EMDR

Our rating
 Question mark: This treatment has not been properly researched. It is not possible to say whether they are useful or not.

What does this rating mean?

The rating system

  • 3 smiliesThese treatments are very useful. They are strongly supported as effective by scientific evidence.
  • 2 smiliesThese treatments are useful. They are supported by scientific evidence as effective, but the evidence is not as strong.
  • 1 smileyThese treatments are promising and may be useful. They have some evidence to support them, but more evidence is needed to be sure they work.
  • No smiley On the available evidence, these treatments do not seem to be effective.
  • Question markThese treatments have not been properly researched. It is not possible to say whether they are useful or not.
  • These treatments are not recommended and could be dangerousSafety or other concerns have been raised for the use of these treatments.

What is it?

EMDR stands for eye movement desensitization and reprocessing. EMDR is a type of therapy that was developed for people who have experienced traumatic events in the past. It is usually used to treat post-traumatic stress disorder (PTSD). More recently, it has been looked at as a treatment for depression. EMDR is a type of therapy delivered by trained therapists, such as a psychologist.

EMDR involves thinking of traumatic events that have happened in the past while moving the eyes to follow a therapist’s fingers as they move them back and forth.  Other stimuli might be used in place of following fingers, like listening to beeps on alternating sides of the room.

How does it work?

It is thought that traumatic or stressful events may trigger the onset of depression in some people. EMDR practitioners believe that traumatic memories can get “stuck” in people’s minds and cause them distress when thinking about the memory. EMDR is said to help the person process this memory so it does not cause this distress anymore.

Is it effective?

EMDR has not been widely researched as a treatment for depression. One experiment treated people who were in rehabilitation for mild to moderate depression with either just their usual treatment (e.g., antidepressant medication) or EMDR along with their usual treatment. Those who were treated with EMDR experience a greater reduction in their depression symptoms. However, there were problems with the study design and only a small number of people participated. More studies of better quality are needed to understand the effectiveness of EMDR for depression.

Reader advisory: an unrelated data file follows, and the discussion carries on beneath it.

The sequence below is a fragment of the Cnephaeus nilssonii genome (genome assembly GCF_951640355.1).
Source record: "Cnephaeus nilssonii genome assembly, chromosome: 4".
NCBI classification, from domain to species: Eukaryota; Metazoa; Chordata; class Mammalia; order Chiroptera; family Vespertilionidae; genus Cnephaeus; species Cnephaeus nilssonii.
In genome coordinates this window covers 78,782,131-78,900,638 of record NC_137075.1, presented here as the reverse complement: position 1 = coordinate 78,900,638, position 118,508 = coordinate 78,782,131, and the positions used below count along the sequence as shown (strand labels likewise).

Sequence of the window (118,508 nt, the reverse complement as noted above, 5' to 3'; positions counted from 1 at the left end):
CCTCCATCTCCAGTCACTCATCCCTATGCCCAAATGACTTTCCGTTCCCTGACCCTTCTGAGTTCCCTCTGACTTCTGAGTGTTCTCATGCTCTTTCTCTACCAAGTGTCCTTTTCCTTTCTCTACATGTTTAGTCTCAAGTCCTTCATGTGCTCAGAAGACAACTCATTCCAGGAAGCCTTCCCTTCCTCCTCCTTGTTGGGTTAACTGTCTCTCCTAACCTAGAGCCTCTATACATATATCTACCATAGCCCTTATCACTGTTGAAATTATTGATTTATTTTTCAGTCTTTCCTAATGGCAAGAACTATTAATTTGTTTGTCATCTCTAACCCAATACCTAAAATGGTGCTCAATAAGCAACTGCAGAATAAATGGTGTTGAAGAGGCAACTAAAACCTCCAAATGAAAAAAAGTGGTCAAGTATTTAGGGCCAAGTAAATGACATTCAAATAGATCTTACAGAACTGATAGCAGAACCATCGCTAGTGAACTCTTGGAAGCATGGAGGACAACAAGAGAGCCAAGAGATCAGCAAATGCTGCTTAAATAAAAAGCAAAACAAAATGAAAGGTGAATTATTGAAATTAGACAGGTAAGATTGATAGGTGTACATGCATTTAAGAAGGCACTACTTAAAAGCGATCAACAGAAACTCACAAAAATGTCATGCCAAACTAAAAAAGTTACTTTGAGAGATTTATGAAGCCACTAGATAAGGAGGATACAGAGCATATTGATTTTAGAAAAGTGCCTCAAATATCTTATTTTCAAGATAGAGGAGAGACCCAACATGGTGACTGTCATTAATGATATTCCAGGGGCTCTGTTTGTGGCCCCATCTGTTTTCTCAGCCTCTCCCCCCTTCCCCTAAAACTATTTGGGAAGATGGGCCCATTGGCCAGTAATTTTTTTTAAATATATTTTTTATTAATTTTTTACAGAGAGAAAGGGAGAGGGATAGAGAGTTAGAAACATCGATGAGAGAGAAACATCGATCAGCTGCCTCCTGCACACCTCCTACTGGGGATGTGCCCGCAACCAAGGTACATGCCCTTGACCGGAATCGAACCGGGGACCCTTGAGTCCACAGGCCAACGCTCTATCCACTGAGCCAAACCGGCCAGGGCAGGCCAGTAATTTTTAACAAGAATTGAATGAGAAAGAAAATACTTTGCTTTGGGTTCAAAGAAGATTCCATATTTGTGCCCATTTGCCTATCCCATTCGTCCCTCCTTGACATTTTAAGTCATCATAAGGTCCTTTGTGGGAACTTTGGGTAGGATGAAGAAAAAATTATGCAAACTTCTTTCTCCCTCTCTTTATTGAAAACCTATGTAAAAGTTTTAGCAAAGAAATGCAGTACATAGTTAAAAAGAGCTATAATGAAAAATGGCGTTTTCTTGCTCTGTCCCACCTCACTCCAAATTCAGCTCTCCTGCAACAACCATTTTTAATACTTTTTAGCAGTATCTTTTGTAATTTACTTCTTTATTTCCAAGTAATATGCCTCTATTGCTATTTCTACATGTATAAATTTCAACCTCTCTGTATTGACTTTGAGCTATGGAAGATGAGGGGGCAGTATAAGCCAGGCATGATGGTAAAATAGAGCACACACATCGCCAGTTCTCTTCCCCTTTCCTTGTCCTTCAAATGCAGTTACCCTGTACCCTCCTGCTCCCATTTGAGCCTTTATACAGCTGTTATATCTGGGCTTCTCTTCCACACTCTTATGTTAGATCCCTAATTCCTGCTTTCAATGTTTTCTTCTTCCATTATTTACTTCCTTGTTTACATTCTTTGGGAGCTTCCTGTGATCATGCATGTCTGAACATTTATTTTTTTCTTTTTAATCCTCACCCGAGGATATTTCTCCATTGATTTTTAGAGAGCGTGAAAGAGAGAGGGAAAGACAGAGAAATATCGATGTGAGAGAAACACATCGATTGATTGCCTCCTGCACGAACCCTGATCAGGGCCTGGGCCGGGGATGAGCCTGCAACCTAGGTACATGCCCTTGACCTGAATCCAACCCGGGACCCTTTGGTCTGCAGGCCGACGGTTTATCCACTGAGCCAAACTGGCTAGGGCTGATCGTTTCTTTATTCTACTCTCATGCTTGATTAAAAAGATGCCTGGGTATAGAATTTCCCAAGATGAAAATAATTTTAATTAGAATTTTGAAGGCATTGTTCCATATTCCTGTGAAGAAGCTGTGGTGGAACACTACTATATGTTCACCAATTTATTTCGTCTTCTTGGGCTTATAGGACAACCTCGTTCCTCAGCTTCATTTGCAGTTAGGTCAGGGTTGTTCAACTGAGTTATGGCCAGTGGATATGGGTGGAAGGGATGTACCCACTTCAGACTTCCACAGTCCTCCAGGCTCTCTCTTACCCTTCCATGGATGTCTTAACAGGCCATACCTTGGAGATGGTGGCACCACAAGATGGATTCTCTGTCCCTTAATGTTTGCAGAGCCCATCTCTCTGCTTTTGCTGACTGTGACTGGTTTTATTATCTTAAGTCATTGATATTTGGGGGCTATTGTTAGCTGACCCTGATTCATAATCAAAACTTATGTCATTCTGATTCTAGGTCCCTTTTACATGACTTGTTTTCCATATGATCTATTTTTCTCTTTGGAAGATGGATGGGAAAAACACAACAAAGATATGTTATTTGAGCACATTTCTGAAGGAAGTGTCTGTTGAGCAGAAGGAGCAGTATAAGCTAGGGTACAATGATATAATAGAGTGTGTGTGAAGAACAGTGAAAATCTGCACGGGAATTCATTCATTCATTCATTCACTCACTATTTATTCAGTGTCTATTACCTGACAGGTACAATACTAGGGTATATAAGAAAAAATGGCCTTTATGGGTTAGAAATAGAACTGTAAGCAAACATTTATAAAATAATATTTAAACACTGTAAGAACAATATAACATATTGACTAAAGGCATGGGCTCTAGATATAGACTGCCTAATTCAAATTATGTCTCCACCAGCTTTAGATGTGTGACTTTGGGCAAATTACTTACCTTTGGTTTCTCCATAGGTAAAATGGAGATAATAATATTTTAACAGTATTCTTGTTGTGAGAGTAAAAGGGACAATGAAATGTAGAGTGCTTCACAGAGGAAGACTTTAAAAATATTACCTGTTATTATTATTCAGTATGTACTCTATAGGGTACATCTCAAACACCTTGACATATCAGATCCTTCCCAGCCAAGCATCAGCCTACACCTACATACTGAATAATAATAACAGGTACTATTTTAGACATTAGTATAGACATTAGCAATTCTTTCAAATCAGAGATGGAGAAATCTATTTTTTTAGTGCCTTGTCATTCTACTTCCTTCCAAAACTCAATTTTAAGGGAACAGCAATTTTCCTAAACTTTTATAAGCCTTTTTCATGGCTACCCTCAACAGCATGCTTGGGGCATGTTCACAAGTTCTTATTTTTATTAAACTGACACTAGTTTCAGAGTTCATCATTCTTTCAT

Are there any disadvantages?

Thinking about traumatic events can cause distress during the therapy, however the therapist and patient work together to develop ways to manage this. EMDR may involve seeing a therapist weekly for several months which can be expensive. In Australia Medicare provides rebates for visits to trained therapists (see below).

Where do you get it?

EMDR is provided by therapists such as clinical psychologists, psychologists or counsellors who have been specially trained to provide this therapy (see Psychologists and other therapists). In Australia, Medicare provides rebates for visits to some therapists under the Better Access to Mental Health Care scheme. EMDR may also be covered by some private health insurance funds.

Recommendation

There is not enough good evidence at this stage to recommend EMDR as a treatment for depression.

Key references

  • Hase M, Balmaceda UM, Hase A, Lehnung M, Tumani V, Huchzermeier C, et al. Eye movement desensitization and reprocessing (EMDR) therapy in the treatment of depression: a matched pairs study in an inpatient setting. Brain and Behavior. 2015; 5(6): e00342.

Last reviewed and updated: 1 November 2019